Tell Me a Story, or Not

I began talking about finding and then telling the stories that reside in data 13 years ago, several years before “data storytelling” became a common expression and popular pursuit. Mostly, I was speaking of stories metaphorically. In some respects, I regret using this expression because, like many metaphors, its use has become overblown and misleading. I did not mean to suggest that stories literally reside in data, or, if I did, I was mistaken. Rather, facts reside in data from which stories can sometimes be woven. Literally speaking, storytelling involves a narrative presentation that consists of a beginning, middle, and end, along with characters, plots, and often dramatic tension. Data does not tell stories, people do.

Don’t be misled: data storytelling (i.e., the presentation of data in narrative form) makes up a tiny fraction of data visualization. The vast majority of data visualizations that we create present facts without weaving them into stories. Relatively few of the facts that we display in data visualizations lend themselves to storytelling. I’m not diminishing the usefulness of data storytelling, which can be incredibly powerful when appropriate and done well. I’m merely pointing out that data storytelling is not some new endeavor or skillset that dominates data visualization. It is a minor—but nonetheless important and useful—aspect of data visualization. Not everyone who works in the field of data visualization must be a skilled storyteller. In general, it’s more valuable to be skilled in data sensemaking and graphicacy, as well as a clear thinker and communicator, and to possess knowledge of the data domain.

When facts can indeed be woven into a story, however, do so if you know how. We love stories. They can breathe life into data. Just don’t try to impose a story on a set of facts to create life where it doesn’t exist.

Take care,

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3 Comments on “Tell Me a Story, or Not”


By Stew Sutton. February 6th, 2017 at 1:40 pm

Steve,

Excellent clarification between storytelling and data presentation and beautifully synchronized toward the classes we have been discussing on the subject.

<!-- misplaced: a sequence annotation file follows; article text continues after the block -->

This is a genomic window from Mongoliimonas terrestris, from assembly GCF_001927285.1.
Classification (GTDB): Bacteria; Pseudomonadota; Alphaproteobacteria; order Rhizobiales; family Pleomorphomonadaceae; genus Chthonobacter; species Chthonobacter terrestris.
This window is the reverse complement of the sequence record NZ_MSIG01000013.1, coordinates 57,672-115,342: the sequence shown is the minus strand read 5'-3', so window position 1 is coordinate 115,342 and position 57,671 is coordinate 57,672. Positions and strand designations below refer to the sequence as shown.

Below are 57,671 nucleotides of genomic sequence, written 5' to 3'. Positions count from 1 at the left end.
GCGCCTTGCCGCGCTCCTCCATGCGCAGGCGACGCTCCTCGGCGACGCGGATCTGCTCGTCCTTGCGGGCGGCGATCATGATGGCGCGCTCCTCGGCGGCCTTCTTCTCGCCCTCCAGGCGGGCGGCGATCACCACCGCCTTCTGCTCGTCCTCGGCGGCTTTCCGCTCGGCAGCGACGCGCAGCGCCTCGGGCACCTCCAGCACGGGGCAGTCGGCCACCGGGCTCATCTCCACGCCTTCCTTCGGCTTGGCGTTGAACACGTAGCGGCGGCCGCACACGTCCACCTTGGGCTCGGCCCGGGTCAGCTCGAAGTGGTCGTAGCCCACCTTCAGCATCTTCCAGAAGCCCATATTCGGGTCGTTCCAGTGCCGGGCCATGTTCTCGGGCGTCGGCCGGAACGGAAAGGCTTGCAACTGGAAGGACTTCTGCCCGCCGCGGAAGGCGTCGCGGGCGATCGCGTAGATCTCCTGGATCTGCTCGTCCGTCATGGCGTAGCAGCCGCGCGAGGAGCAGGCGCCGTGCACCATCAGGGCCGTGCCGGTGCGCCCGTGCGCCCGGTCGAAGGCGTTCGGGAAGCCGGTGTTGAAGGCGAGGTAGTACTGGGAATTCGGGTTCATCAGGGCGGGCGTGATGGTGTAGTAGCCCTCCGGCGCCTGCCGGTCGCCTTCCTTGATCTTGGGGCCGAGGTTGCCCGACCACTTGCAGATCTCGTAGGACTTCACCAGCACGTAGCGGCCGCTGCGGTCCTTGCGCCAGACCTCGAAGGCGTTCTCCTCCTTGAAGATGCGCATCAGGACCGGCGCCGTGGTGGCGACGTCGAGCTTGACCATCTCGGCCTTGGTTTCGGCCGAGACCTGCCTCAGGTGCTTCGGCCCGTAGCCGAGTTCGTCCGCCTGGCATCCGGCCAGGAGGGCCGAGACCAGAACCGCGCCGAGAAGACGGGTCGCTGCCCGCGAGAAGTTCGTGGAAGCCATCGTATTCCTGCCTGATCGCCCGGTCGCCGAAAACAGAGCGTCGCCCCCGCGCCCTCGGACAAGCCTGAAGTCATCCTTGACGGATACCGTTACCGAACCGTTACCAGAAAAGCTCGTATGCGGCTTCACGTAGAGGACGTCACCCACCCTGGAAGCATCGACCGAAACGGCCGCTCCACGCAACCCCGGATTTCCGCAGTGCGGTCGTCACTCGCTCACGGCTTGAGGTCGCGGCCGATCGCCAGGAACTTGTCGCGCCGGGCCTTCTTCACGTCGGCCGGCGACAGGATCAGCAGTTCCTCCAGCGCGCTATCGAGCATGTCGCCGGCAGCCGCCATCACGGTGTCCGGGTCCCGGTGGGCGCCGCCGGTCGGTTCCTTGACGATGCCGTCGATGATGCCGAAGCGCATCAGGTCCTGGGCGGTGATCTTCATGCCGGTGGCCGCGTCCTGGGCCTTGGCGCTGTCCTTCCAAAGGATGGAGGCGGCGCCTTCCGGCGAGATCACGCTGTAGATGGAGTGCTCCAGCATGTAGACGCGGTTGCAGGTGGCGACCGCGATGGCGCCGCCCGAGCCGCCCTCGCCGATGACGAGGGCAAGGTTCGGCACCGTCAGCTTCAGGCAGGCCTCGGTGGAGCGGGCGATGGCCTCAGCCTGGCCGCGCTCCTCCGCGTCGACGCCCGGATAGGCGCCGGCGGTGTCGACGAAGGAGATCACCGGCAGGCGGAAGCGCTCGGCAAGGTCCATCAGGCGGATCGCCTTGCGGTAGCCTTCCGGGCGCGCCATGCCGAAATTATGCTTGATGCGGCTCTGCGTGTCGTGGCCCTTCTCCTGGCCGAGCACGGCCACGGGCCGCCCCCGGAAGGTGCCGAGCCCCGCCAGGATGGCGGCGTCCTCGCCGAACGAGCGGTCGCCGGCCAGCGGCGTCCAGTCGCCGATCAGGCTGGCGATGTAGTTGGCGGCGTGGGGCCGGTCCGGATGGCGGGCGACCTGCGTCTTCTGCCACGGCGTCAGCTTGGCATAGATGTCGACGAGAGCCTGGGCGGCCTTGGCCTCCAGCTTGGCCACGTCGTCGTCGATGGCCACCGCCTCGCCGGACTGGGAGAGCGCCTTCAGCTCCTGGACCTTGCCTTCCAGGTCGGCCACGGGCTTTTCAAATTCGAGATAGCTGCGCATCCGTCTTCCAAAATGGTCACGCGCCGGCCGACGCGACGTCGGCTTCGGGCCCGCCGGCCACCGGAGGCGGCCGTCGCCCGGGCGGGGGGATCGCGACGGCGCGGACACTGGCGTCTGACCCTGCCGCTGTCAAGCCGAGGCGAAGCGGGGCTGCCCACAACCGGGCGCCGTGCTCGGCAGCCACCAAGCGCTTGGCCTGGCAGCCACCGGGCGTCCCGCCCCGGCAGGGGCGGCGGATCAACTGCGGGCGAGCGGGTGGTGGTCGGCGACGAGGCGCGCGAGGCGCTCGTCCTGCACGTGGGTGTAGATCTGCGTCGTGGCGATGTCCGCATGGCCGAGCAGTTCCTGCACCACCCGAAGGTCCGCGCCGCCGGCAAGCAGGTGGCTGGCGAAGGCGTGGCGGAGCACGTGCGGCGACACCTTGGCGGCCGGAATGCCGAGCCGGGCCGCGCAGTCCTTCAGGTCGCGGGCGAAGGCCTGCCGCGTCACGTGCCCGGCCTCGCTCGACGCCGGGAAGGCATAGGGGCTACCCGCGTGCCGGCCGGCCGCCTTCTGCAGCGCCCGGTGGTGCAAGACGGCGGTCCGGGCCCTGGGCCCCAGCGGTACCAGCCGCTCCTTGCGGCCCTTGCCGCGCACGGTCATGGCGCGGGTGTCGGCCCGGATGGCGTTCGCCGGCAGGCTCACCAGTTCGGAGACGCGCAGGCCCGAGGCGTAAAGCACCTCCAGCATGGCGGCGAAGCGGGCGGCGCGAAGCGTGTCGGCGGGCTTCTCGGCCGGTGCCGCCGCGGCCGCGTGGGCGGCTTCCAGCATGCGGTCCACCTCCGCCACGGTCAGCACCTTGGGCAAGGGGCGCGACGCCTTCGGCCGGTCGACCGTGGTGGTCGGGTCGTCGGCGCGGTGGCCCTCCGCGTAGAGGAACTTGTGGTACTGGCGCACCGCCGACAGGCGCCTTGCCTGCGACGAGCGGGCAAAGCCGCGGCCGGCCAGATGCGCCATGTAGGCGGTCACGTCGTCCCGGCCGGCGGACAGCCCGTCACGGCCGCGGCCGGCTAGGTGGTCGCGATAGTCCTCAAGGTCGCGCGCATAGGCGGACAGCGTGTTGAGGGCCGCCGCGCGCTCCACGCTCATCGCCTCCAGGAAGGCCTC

At some level (within the hype cycle) it appears to have become fashionable to weave data visualizations into stories as a primary method of delivery.

As you point out, that forced fit quite often makes no sense, and the net result is of little use.

I have benefitted from the distinction you have clarified and I encourage you to keep relaying this message.

Thank you!

-Stew

By Stephen Few. February 8th, 2017 at 9:49 am

I just now read the sad news that Hans Rosling has died of pancreatic cancer. What a huge loss to the world. Hans was a master of data storytelling. With his animated bubble plots and other charts of various types, he told stories based on data. He told important stories and did so with exceptional skill. Hans was a consumate entertainer, but always in the service of important stories. I’ll miss him.

By jlbriggs. February 13th, 2017 at 7:41 am

This helps clear up some internal conflict I have had with the big push for story telling in data visualization.

Obviously sometimes there are stories to tell, and some people, like Hans, have done an amazing job of that.

In my experience at this point, more often than not in the modern Data Vis age, it’s an exercise in making dubious connections and conclusions, aka Making Shit Up.

Good first rule for data sensemaking: don’t make shit up.

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